Gradually, the military took over the island. St Kirik was included in the Sozopol Architectural Reserve in 1965, but remained a restricted area well into the 21st century. The Navy moved out in 2007, when the island was given to the Ministry of Regional Development. Since then, plans to turn it into a tourist attraction have been proposed and then abandoned. One of the most extravagant was to install a colossal statue of Apollo, a replica of the 12-metre bronze monument to the god that stood there in Antiquity.
This proposal met its match in late 2020, when the Bulgarian Culture Ministry announced that the French and UAE governments were interested in expanding the Louvre brand to the former fishermen school.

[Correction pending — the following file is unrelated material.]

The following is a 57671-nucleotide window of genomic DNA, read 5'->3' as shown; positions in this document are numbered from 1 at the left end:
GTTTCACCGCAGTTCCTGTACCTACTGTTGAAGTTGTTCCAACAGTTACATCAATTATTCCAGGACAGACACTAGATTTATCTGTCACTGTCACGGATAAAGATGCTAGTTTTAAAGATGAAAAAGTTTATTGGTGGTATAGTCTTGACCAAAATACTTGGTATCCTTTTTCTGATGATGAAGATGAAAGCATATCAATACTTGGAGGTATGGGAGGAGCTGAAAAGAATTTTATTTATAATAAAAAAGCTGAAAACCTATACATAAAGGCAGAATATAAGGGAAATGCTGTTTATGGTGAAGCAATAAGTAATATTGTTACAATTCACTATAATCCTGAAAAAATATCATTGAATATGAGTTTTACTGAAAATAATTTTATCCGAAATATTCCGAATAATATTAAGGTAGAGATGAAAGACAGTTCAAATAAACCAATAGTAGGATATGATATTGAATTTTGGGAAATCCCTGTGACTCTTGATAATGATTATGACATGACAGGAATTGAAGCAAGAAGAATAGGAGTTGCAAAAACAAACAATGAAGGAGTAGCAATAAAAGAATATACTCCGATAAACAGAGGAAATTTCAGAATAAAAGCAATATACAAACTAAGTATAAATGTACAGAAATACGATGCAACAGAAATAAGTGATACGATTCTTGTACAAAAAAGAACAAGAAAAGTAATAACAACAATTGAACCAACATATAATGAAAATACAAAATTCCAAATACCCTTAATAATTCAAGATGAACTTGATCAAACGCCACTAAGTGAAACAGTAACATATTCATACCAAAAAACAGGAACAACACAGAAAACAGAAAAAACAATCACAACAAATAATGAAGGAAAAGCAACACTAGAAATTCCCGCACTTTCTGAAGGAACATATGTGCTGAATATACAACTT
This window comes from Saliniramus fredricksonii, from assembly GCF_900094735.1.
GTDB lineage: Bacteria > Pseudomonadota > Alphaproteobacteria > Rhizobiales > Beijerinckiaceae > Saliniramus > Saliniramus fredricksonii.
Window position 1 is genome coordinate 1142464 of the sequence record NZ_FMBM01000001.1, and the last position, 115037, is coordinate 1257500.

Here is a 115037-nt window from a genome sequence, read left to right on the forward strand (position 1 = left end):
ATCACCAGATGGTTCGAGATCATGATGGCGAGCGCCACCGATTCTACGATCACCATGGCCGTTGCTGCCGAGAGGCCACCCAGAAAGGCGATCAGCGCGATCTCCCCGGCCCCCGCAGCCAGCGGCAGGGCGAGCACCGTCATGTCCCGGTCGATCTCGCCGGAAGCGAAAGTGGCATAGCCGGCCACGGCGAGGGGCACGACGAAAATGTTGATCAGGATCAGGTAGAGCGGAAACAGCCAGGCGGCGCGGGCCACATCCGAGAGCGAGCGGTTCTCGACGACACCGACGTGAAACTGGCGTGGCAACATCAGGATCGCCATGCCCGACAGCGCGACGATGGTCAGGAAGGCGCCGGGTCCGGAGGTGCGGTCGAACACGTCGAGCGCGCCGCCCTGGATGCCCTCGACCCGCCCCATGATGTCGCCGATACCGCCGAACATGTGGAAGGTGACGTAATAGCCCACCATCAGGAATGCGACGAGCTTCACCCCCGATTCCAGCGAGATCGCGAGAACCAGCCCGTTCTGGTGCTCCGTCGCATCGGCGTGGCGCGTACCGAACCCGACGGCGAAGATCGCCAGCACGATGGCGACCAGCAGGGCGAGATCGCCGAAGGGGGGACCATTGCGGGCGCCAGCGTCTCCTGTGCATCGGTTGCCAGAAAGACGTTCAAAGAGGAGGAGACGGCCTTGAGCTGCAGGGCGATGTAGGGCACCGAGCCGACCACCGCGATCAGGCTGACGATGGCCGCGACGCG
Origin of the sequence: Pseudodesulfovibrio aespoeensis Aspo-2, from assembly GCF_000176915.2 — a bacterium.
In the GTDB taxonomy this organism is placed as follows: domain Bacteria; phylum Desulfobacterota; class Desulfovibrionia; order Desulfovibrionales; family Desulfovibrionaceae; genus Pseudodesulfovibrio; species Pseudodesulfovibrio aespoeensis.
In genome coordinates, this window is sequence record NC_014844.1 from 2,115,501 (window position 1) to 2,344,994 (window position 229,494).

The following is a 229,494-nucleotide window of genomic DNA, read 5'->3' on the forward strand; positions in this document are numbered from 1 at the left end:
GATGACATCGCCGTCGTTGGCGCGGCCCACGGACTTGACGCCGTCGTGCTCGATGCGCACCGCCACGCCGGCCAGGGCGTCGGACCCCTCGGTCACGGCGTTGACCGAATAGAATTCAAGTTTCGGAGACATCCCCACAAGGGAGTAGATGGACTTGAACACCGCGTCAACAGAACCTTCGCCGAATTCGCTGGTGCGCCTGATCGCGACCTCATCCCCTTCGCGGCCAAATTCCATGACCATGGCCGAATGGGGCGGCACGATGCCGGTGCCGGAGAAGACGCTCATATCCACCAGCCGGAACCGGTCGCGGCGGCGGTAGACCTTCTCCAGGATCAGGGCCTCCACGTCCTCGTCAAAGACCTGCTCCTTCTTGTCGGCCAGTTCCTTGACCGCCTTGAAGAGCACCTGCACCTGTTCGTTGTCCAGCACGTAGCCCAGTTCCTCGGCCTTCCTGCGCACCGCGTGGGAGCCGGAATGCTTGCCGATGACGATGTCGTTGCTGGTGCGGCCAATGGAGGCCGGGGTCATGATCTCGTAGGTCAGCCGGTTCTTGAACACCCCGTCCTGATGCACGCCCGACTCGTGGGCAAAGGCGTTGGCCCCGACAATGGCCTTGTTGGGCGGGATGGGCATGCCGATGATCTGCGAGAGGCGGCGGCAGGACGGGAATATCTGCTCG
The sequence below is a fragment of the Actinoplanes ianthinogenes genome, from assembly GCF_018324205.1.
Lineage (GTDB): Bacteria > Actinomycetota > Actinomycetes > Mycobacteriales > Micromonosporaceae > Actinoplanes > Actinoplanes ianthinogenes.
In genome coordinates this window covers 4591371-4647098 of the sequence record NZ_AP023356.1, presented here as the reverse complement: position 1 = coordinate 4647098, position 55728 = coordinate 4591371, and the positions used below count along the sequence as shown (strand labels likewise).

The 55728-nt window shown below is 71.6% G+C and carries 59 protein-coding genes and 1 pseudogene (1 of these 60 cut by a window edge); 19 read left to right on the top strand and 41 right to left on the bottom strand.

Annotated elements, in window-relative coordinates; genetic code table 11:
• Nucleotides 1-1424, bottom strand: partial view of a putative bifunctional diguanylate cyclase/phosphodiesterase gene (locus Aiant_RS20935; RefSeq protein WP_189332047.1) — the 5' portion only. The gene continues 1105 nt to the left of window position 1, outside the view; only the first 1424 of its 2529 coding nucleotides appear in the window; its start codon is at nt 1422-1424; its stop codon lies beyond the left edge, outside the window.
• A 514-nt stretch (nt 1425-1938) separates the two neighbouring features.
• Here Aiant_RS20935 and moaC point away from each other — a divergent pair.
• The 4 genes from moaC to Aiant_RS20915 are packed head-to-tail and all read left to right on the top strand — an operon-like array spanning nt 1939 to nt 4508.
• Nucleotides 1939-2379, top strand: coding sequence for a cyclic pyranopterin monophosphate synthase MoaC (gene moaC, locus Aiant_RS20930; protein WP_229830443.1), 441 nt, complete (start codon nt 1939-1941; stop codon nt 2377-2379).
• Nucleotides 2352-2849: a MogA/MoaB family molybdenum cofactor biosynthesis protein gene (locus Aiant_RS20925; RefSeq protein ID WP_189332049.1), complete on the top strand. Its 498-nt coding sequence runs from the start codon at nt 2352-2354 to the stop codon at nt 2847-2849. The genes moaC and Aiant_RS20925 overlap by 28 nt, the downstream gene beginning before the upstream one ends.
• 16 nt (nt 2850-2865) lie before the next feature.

So far, nothing has happened. The Isle of Kirik remains off-limits for visitors to this day.
Where: Opposite Arkutino, in the Ropotamo Reserve
Area: 0.01 sq.km
This islet bears the name of the chapel which once stood on it, but it is more popularly known as Snake Island. A flourishing colony of grey water snakes live there. They are completely harmless, but can give you a good scare if you are swimming in the bay.
The other peculiarity of Snake Island are the only wild-growing cacti in Bulgaria, introduced here by King Boris III in 1933. The cacti are of the Opuntia variety, and flower in June. In August and September the yellow blossoms produce edible fruits which look like plums and taste of strawberries.
St Toma was included in the Ropotamo Nature Reserve in 1962.
Where: 6.5 km off Burgas
Area: 0.22 sq.km
St Anastasia has accumulated more history than its humble size suggests. It was inhabited at least from the 4th-6th centuries AD, and in the Middle Ages on it was built a monastery that survived well into the 20th century.
Then something unexpected happened.